Fb closes Irish outposts in a tax dispute

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Facebook closes Irish outposts in a tax dispute

  • Facebook is closing its Irish subsidiary due to mounting pressure from regulators over the way taxes are paid in the EU.
  • The company’s Irish holding company had sales of approximately $ 30 billion in 2018 – more than half of the company’s total annual sales of $ 56 billion.
  • A Facebook spokesman said the move was in line with recent and upcoming tax law changes that have been advocated by policy makers around the world.
  • You can find more stories on the Business Insider homepage.

Facebook is set to wind up its Irish holding company amid major disputes over the way taxes are paid in the European Union.

In 2018, the Irish subsidiary of the social networking giant paid just $ 101 million in taxes and grossed more than $ 15 billion.

Subsidiary Facebook International Holdings I Unlimited Company also had sales of approximately $ 30 billion, which is more than half of the company’s total annual sales of $ 56 billion.

In a statement to The Times in London, a Facebook spokesman said the Irish company was “wound up in a change that best fits our operational structure”. They added, “We believe this is in line with the recent and upcoming tax law changes advocated by policy makers around the world.”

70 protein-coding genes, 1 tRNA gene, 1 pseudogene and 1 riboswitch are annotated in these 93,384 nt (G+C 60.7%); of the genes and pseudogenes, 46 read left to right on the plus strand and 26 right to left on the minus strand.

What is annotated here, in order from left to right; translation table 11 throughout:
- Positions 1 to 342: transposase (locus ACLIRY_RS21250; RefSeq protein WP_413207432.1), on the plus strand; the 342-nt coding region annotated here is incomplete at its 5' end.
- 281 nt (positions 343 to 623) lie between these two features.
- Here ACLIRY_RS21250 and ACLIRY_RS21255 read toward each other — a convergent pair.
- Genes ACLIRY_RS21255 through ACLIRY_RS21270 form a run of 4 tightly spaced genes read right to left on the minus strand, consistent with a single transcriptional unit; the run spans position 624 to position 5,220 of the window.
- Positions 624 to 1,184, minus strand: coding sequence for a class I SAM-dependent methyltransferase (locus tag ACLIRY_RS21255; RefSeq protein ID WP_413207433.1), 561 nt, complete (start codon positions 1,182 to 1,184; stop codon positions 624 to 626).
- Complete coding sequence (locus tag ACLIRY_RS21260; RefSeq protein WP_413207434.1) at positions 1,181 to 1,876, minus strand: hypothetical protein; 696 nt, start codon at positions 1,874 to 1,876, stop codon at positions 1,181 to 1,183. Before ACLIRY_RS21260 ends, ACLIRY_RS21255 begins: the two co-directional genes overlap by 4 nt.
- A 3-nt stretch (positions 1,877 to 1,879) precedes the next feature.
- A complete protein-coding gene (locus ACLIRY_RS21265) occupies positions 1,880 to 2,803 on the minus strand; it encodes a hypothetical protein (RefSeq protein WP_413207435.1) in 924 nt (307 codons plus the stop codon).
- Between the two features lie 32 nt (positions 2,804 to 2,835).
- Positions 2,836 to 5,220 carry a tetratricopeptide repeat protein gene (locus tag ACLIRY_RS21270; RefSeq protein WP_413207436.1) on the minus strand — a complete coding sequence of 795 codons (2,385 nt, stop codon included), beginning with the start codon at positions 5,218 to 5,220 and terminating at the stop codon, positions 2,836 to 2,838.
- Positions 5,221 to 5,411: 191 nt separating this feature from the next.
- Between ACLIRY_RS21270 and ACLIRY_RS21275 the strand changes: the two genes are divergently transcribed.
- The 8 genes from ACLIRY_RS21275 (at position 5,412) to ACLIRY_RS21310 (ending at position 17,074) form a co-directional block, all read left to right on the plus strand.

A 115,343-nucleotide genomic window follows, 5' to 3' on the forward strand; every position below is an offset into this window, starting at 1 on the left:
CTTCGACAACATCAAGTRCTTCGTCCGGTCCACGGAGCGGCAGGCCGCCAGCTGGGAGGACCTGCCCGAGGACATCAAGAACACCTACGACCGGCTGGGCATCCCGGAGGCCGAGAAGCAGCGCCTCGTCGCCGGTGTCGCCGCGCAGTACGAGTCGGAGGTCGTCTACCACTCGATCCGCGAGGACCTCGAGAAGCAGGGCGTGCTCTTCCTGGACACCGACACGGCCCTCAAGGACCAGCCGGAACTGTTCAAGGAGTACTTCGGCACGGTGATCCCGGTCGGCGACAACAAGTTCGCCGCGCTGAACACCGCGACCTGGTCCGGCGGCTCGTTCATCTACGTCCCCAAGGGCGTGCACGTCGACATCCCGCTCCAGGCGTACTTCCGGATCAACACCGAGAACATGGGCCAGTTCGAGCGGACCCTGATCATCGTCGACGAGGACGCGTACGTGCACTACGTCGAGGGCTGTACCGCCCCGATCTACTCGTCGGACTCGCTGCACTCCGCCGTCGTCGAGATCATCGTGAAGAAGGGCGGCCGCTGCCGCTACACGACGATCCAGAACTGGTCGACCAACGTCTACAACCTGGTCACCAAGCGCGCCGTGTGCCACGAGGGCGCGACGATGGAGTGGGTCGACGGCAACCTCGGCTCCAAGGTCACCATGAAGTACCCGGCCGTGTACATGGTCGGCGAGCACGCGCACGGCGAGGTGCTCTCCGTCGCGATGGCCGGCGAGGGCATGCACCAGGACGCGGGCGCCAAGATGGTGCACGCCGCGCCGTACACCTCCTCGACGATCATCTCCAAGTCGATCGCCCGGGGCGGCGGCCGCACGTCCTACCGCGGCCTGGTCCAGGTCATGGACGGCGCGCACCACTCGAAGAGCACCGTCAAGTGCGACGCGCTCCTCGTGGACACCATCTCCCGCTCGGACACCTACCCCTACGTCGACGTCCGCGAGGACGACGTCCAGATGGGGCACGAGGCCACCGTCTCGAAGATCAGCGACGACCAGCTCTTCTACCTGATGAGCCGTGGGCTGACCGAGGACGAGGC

Big tech companies are facing increasing pressure on the continent as regulators reassess the responsibility that big platforms should have for everything from data sharing to misinformation.

Late last year, Google moved its own intellectual property holdings back to the US from Ireland after regulators closed a loophole that allowed US companies to delay paying taxes.

The tax strategy was legal and allowed Google to avoid triggering US income taxes or European withholding taxes on the funds that make up the bulk of its profits overseas.

Facebook’s decision comes just months after the company took legal action against the Irish data regulator, which is also trying to prevent EU user data from being sent to the US.

The firm’s lawyer, Paul Sreenan, told the Irish High Court the ruling could have “devastating consequences” and mean that Facebook’s core app and Instagram as a whole will be kicked out of the EU.

Business Insider reached out to Facebook for more comments.